Your Witch’s Cottage sounds delightful. You will need a tea service composed of carefully chosen individual cups and saucers and teapot, none of which actually match.
You and I are on the same path – I’m working toward my little witch’s cottage, too. It seems like such a long road, but we’ll get there. I know we will. 🙂
You are doing such a good, workmanlike (workpersonlike) job of burrowing through the dissertation work. I congratulate you. You are making great progress, and I do believe the end is in sight! Although I’m sure there are moments when the vision blurs.
Something like 32 years post-dissertation, I rarely think of my dissertation nor of the process of producing it. It was worth doing because the Ph.D. paved the road to my career as a psychotherapist. (This paragraph is meant to be encouraging, somehow.)
Hurrah for books on decorating, and thoughts of the Witch’s Cottage to come! Looking at the Normandy Rose pattern and the covers of the decorating books, I wonder if perhaps the poem below might offer some relieving color in your next dull gray dissertation day. (But feel free to ignore it. I want to enliven, not intrude.)
The Secret Lives of Flowers
Violets unfold tiny heart-shaped leaves,
dandelions spring up,
roses burgeon on last year’s woody stems.
Ordinary, annual miracles.
Such blooms pass their winter’s dormancy
inside twig or root,
but it is obvious at a glance
that some blossoms
spend their winters very differently.
If you delved through frozen clods,
no doubt you would find rhizome or bulb:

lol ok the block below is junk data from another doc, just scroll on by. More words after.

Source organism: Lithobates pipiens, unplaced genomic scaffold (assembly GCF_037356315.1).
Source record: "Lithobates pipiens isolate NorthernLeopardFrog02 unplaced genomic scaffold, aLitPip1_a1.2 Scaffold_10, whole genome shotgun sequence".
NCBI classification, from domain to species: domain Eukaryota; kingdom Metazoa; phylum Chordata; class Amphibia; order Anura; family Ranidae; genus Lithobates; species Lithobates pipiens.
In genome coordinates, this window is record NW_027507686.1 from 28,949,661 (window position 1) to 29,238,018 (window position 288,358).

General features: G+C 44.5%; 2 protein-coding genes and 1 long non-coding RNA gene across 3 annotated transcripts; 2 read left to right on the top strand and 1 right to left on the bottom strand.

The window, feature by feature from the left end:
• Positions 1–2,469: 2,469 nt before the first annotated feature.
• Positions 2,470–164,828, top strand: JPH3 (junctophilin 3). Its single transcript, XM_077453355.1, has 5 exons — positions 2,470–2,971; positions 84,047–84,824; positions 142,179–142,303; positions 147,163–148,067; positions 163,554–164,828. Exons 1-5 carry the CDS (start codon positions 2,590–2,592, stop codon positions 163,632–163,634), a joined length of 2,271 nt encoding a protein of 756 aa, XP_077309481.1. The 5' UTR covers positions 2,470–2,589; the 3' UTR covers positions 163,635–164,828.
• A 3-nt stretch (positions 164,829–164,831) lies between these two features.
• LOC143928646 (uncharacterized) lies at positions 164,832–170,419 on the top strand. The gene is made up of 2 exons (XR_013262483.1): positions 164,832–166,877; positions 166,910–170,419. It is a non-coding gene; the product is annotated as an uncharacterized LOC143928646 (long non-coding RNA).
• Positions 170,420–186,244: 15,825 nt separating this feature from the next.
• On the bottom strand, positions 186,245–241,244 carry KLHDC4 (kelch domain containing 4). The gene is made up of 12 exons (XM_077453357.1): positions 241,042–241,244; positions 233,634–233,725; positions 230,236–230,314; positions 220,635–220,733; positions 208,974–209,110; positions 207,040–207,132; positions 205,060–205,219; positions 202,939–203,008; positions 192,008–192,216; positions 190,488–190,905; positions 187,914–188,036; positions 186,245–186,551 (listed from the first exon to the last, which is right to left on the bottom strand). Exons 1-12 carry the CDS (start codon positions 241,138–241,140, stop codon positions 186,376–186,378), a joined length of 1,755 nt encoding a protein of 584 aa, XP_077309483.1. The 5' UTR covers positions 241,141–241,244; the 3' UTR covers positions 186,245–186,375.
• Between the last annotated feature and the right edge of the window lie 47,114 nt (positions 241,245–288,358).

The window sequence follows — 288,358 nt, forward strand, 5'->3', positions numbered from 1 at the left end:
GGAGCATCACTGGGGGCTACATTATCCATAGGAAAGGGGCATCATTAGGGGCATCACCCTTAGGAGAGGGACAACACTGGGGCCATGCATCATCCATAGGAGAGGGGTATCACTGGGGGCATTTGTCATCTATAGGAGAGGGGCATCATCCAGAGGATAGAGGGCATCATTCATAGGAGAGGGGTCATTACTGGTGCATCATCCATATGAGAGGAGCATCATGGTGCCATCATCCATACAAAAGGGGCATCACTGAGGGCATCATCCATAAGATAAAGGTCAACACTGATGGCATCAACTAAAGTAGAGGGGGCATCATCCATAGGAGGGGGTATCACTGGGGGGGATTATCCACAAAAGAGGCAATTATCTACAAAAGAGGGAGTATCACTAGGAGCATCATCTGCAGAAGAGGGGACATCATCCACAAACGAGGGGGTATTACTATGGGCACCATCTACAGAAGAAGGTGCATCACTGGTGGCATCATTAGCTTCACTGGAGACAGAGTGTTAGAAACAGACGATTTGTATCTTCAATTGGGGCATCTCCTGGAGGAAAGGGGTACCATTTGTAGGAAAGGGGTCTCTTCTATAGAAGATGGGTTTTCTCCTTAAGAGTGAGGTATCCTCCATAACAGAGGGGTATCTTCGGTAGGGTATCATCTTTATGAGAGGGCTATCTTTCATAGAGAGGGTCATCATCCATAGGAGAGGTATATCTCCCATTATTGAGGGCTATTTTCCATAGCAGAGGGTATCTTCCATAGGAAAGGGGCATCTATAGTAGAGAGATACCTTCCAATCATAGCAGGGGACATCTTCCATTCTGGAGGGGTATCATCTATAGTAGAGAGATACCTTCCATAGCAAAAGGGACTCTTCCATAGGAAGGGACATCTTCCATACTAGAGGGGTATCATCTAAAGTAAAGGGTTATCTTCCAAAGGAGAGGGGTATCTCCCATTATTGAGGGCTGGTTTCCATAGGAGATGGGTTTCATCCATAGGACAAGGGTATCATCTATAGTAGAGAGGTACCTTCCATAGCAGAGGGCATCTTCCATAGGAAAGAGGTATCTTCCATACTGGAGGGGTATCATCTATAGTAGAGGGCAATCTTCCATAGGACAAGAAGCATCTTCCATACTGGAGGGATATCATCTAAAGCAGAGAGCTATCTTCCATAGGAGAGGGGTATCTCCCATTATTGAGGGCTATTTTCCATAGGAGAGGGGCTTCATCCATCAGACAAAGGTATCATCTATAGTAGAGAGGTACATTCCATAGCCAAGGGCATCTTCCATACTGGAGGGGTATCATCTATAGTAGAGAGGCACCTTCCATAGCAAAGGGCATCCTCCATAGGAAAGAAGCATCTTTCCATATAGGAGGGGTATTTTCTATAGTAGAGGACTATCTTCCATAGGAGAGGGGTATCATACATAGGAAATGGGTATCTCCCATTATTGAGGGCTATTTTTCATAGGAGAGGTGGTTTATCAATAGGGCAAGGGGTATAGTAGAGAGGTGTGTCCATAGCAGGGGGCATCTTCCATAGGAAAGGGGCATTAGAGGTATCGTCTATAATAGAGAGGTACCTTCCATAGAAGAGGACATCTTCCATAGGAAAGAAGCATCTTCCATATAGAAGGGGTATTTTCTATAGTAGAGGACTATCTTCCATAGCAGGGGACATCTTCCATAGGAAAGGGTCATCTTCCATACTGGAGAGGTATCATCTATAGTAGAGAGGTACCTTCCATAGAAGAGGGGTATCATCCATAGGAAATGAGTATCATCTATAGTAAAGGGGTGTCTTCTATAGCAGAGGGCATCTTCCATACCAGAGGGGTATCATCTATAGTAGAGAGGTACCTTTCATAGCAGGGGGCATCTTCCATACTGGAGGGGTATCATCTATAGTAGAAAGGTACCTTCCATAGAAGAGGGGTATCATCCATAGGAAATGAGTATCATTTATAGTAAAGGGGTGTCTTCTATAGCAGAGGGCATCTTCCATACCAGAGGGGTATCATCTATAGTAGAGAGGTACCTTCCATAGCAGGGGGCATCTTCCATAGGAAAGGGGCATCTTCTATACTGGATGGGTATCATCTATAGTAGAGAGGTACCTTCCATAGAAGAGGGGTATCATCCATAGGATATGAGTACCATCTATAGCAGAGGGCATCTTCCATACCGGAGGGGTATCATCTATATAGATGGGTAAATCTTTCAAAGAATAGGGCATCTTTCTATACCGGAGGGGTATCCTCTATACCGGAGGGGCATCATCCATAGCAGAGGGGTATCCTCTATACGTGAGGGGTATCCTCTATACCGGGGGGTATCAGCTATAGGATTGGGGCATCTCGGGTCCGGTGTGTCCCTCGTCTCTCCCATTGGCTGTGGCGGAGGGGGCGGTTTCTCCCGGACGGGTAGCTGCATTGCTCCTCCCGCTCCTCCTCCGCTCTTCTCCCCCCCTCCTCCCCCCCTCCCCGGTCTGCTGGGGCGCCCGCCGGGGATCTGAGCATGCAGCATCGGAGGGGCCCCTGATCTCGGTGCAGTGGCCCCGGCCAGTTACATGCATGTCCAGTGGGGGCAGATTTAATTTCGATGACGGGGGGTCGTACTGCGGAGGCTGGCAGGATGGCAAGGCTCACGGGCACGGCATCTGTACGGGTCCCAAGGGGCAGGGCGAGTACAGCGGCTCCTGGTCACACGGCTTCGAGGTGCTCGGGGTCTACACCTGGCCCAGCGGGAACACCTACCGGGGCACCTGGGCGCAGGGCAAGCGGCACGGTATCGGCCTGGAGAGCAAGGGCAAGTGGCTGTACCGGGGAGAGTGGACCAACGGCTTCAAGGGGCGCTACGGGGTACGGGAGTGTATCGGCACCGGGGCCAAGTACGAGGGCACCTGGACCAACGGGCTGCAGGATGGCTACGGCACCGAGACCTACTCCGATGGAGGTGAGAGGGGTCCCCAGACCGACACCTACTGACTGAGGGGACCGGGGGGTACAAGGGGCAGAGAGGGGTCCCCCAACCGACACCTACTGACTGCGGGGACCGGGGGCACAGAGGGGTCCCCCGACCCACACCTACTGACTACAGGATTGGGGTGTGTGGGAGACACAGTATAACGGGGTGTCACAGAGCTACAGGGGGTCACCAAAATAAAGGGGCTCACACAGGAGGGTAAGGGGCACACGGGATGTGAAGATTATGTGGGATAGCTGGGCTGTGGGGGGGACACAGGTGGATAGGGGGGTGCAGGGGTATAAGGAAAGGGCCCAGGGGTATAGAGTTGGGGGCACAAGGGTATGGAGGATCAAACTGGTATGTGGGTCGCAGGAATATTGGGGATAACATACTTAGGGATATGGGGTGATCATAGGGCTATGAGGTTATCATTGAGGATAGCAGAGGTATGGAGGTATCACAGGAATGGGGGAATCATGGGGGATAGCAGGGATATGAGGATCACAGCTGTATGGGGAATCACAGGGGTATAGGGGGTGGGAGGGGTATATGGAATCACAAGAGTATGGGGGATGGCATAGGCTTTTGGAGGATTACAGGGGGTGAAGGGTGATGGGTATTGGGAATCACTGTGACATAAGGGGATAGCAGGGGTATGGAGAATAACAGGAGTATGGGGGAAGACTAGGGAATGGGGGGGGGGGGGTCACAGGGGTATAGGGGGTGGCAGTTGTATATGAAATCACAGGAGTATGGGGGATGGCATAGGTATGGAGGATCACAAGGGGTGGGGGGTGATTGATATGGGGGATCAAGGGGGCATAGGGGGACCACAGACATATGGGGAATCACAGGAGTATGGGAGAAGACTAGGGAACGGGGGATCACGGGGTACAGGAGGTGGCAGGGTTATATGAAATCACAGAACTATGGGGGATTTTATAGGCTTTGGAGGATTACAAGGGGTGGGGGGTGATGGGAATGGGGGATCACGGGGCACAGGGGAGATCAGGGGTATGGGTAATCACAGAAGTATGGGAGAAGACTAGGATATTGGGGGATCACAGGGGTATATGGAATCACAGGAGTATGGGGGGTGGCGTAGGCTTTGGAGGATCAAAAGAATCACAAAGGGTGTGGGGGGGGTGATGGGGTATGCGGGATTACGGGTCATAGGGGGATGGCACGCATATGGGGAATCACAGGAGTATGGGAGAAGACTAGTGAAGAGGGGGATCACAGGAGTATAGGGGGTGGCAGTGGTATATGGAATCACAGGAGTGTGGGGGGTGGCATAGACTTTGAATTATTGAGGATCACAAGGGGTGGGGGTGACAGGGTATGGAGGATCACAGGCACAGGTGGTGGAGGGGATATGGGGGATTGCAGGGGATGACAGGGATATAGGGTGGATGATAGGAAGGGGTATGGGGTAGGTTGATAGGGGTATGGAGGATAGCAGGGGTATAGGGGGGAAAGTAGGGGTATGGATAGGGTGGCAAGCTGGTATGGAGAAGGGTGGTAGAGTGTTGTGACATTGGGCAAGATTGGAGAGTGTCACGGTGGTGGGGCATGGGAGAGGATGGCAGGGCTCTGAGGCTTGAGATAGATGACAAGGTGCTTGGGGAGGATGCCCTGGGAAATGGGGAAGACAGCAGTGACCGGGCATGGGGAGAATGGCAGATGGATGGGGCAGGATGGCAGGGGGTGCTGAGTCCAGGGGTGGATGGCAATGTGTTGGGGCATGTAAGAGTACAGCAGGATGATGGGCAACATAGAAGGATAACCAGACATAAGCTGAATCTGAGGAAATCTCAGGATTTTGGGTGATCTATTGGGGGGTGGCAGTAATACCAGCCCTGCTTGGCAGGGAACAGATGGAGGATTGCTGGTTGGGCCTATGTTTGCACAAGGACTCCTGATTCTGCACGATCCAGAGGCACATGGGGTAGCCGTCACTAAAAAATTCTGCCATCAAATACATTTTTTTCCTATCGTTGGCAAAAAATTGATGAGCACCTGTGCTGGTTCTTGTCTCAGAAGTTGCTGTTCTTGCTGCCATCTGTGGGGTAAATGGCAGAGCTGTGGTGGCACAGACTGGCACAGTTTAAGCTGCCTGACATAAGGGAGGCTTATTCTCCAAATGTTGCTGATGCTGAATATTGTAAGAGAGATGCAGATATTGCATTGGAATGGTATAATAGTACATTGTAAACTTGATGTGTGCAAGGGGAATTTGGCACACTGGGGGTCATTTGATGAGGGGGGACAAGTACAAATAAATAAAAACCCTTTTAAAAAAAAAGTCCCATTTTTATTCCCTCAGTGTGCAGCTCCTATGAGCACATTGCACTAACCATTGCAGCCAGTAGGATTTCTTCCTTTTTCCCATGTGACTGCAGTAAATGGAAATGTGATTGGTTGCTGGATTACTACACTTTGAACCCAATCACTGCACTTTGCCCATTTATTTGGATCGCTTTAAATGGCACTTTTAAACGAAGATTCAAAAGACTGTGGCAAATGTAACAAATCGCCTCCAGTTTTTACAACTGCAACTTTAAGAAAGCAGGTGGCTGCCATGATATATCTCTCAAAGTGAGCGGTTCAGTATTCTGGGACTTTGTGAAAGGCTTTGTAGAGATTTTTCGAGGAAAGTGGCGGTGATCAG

Empty shapes only, the essence flown.
Irises stay underground,
but not in some rough root shape.
Irises travel minute corridors
through loam and clay
until they reach the cavern halls of Faerie,
bright and fragrant all the winter long
with beeswax candles, sandalwood torches,
fires of apple logs.
The Fairies welcome the Iris Ladies.
The Iris Ladies eat from silver plates,
and drink from golden goblets,
waited upon by enchanted mouse maids
and squirrel pages.
They wear gowns of silk and velvet,
made in the hues of their summer petals.
They carry on languid flirtations
with Fairy Knights
who hold elaborate tourneys to impress them.
but much sounding of trumpets.
No wonder when we pass a stand of irises,
we think of heraldry,
and feel an impulse
to bow or curtsey.
Peonies leave the soil altogether.
In dark of moon,
black-winged sea birds with huge amber eyes
swoop down to the peonies
and gather them in their beaks.
Flower-freighted, they wing through blackness
to the darkly glittering ocean.
The sea birds drop the peonies,
which fall to the waves
and sink down, down,
through layers of warmth and cold..
They root themselves in silver sand
beside forests of living coral.
The peonies become sea anemones
and spend the winter months
trailing delicate tentacles
through salt tropic currents.
As summer comes,
they pluck themselves free
and drift up to float
on the dancing ocean surface.
In the dark of the moon,
the birds come,
and gather them,
and fly them back
to their glossy-leaved bushes.
Then black ants scurry
where lately darted tiny fishes.
Now, as for snapdragons—
but I see
by the wondering delight in your eyes
that you already know all about snapdragons.
-Margaret Fisher Squires
the french inspired home is one of my personal faves! it has tons of wonderful bits of inspiration 🙂